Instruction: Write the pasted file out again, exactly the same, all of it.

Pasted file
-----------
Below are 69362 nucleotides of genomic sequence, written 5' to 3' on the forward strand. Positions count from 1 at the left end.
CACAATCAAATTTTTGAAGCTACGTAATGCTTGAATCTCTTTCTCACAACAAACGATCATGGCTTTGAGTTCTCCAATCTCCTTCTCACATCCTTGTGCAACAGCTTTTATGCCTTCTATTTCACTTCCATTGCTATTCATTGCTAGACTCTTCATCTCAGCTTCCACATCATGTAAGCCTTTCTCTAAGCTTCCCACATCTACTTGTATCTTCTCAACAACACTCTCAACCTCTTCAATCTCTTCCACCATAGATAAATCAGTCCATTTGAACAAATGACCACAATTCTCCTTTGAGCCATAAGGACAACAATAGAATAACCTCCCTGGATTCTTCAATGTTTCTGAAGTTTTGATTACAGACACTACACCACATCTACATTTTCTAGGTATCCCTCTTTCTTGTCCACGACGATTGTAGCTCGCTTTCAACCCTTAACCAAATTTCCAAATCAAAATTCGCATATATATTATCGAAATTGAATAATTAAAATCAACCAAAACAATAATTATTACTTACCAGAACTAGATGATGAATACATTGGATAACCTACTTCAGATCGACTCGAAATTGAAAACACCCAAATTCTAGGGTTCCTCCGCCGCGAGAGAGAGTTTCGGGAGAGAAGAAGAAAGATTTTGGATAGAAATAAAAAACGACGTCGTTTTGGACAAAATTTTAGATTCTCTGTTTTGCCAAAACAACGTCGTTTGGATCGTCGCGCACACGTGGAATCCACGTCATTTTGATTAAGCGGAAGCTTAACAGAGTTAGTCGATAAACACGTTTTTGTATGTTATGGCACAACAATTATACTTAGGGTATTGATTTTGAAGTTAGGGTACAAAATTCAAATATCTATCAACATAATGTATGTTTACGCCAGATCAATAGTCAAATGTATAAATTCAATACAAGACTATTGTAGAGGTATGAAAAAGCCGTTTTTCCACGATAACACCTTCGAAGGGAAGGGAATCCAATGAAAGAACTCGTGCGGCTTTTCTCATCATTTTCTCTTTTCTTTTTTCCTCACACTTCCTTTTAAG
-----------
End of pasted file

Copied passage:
Below are 69362 nucleotides of genomic sequence, written 5' to 3' on the forward strand. Positions count from 1 at the left end.
CACAATCAAATTTTTGAAGCTACGTAATGCTTGAATCTCTTTCTCACAACAAACGATCATGGCTTTGAGTTCTCCAATCTCCTTCTCACATCCTTGTGCAACAGCTTTTATGCCTTCTATTTCACTTCCATTGCTATTCATTGCTAGACTCTTCATCTCAGCTTCCACATCATGTAAGCCTTTCTCTAAGCTTCCCACATCTACTTGTATCTTCTCAACAACACTCTCAACCTCTTCAATCTCTTCCACCATAGATAAATCAGTCCATTTGAACAAATGACCACAATTCTCCTTTGAGCCATAAGGACAACAATAGAATAACCTCCCTGGATTCTTCAATGTTTCTGAAGTTTTGATTACAGACACTACACCACATCTACATTTTCTAGGTATCCCTCTTTCTTGTCCACGACGATTGTAGCTCGCTTTCAACCCTTAACCAAATTTCCAAATCAAAATTCGCATATATATTATCGAAATTGAATAATTAAAATCAACCAAAACAATAATTATTACTTACCAGAACTAGATGATGAATACATTGGATAACCTACTTCAGATCGACTCGAAATTGAAAACACCCAAATTCTAGGGTTCCTCCGCCGCGAGAGAGAGTTTCGGGAGAGAAGAAGAAAGATTTTGGATAGAAATAAAAAACGACGTCGTTTTGGACAAAATTTTAGATTCTCTGTTTTGCCAAAACAACGTCGTTTGGATCGTCGCGCACACGTGGAATCCACGTCATTTTGATTAAGCGGAAGCTTAACAGAGTTAGTCGATAAACACGTTTTTGTATGTTATGGCACAACAATTATACTTAGGGTATTGATTTTGAAGTTAGGGTACAAAATTCAAATATCTATCAACATAATGTATGTTTACGCCAGATCAATAGTCAAATGTATAAATTCAATACAAGACTATTGTAGAGGTATGAAAAAGCCGTTTTTCCACGATAACACCTTCGAAGGGAAGGGAATCCAATGAAAGAACTCGTGCGGCTTTTCTCATCATTTTCTCTTTTCTTTTTTCCTCACACTTCCTTTTAAG